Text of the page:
Smoking and Diabetes- Not a Fantastic Idea

It is no secret that smoking is bad for you. Hundreds of studies have been published on the topic, and most folks can let you know the hazards of smoking without even googling it. But in case you have diabetes and smoke, that is a whole other ball game. Diabetes in itself may cause severe complications that have heart disease, stroke, circulation issues, nerve damage (neuropathy), kidney disease and more; smoking increases the risk of developing these complications. Sometimes, smoking may even double the risk of developing these conditions, besides doubling the chances of suffering from erectile dysfunction. Additionally, smoking makes diabetes-management a whole lot harder, as blood sugars tend to be high.

How does smoking increase the risk of diabetes-related complications?

Diabetes and smoking increase the risk of developing heart disease in a similar manner- both higher sugar levels and smoking harm the arteries and alleviate accumulation of fatty deposits in “pockets” on artery walls. That, in turn, causes blood vessels to narrow and make blood flow more difficult. Heart attacks happen when this happens in coronary arteries (arteries that bring oxygen to the heart), and strokes when this happens in blood vessels in the brain.

Scientists have known for quite a while that individuals with diabetes who smoke have significantly high glucose levels, and their diabetes is much more difficult to control and handle. However, what component or components of cigarettes cause blood glucose levels to increase?

Recently, a research group based in California found that smoking is the main culprit in cigarettes when referring to elevated blood glucose levels. Nicotine, when added to human blood samples, elevated levels of hemoglobin A1c (HbA1c), and the nicotine that was present, the higher the blood glucose levels were. The lowest dose increased HbA1C levels by 8.8 percent. The maximum dose — after two weeks of nicotine treatment — increased blood glucose levels by 34.5 percent! The degree of nicotine used in the analysis were equal to those located in a smoker’s body from light smokers to quite heavy smokers.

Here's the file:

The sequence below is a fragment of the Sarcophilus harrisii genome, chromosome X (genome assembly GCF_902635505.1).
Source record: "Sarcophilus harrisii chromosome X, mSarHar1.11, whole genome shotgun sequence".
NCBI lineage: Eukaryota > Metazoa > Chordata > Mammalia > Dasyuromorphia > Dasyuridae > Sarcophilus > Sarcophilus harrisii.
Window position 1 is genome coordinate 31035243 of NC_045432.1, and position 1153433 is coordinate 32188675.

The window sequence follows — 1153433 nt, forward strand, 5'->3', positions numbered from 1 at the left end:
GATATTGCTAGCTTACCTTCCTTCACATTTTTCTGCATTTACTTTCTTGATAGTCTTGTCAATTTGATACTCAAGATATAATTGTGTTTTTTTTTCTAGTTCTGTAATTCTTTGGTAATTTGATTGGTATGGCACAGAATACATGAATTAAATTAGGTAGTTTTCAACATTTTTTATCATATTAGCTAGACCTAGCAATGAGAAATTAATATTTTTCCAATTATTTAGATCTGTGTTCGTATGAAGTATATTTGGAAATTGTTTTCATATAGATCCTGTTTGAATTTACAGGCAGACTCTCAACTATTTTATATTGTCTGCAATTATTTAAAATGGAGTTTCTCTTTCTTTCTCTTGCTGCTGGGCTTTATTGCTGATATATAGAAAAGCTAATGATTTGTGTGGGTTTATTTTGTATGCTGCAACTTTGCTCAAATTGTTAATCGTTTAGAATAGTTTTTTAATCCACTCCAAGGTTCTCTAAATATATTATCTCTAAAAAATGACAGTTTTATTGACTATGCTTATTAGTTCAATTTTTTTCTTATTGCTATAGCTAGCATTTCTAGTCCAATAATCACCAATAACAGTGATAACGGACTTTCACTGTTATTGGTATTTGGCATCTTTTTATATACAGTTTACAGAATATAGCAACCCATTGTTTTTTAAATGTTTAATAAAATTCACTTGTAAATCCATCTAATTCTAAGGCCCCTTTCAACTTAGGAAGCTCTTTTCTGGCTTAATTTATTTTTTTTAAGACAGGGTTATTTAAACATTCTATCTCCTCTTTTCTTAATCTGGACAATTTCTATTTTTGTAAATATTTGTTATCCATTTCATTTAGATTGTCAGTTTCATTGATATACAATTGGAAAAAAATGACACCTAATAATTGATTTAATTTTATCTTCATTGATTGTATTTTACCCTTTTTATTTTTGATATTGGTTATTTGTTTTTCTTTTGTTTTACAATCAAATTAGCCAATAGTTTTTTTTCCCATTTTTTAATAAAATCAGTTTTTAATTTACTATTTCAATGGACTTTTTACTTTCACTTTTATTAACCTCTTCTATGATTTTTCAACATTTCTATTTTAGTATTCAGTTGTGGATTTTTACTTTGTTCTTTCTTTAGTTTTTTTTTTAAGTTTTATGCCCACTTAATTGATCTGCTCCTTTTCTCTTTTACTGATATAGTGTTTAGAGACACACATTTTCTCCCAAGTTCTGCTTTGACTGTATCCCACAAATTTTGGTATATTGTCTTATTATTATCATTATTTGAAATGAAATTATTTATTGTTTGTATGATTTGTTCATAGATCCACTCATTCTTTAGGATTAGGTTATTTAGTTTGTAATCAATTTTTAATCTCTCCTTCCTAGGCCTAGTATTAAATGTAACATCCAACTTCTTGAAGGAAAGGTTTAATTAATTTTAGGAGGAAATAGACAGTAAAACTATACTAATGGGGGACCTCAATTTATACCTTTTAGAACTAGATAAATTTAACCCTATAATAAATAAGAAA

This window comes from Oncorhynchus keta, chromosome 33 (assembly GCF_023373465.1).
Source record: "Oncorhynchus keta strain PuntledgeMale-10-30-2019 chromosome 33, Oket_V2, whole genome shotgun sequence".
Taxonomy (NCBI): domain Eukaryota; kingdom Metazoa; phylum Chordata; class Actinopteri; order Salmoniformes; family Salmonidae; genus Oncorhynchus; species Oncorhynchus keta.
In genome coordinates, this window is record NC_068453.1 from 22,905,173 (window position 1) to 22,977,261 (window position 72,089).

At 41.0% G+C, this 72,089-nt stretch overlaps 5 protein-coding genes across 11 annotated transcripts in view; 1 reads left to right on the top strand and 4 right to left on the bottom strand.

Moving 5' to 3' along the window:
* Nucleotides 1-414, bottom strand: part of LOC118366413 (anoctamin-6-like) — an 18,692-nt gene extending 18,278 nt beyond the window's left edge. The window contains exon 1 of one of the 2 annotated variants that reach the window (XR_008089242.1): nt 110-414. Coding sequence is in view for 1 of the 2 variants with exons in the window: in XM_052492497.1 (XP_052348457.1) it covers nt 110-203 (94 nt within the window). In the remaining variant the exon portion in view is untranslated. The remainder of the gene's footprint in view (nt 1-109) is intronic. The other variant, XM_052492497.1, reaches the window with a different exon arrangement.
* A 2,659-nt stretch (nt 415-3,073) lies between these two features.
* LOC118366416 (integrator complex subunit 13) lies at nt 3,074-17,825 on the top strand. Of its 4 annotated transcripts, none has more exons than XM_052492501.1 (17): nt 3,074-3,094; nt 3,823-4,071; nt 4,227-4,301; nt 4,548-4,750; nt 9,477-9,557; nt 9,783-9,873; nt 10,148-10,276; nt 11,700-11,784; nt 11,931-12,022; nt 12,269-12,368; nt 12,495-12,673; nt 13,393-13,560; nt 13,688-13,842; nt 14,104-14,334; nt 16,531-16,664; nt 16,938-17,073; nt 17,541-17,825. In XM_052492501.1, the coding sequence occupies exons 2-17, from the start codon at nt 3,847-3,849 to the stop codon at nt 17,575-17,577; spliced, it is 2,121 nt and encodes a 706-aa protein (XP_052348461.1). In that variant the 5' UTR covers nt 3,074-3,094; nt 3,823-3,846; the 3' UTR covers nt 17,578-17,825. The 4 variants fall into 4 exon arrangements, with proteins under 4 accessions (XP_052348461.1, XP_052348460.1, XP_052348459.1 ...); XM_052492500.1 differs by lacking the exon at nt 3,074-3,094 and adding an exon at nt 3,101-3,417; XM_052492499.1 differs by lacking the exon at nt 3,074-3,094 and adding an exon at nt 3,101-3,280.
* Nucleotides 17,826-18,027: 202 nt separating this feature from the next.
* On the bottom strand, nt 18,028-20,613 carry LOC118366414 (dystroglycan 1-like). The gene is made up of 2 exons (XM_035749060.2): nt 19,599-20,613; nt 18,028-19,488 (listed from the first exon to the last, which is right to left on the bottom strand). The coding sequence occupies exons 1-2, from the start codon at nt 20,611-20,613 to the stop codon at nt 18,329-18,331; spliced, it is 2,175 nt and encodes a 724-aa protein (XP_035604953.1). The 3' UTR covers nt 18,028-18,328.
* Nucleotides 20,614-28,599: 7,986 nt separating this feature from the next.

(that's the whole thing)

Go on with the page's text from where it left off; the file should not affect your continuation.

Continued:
HbA1C is a measure of the proportion of red blood cells that have sugar molecules attached to them. In diabetes management, the HbA1C — sometimes referred to only as A1C –gives doctors an notion of average blood glucose levels for the previous 3 months roughly. Most people with diabetes try to find a level of 7 percent or less, based on American Diabetes Association guidelines.

These preliminary results shed light on how smoking causes blood glucose levels to grow, but more studies are needed to confirm the data from people. What’s certain is that if you have diabetes and you smoke, your blood glucose will be higher and more difficult to control. Just take this into consideration and test more often to see for yourself.

These results also imply that nicotine replacement goods are not a secure option for individuals with diabetes when used for extended intervals, since they may increase HbA1c levels just as cigarettes do. So if you have diabetes and are attempting to quit- cold turkey is the best option for you.

Can smoking lead to developing diabetes?

Smoking is an established risk factor for insulin resistance, which often leads to diabetes. According to a study published in the American Journal of Epidemiology, smoking around a pack of cigarettes a day increases your risk for type two diabetes fold. So yes, smoking may lead to diabetes, among all of the other potential health dangers smoking caries. So if you’re a smoker, also have other risk factors for developing type 2 diabetes, you’re going down a slippery slope.

-written by Liran Julia Grunhaus

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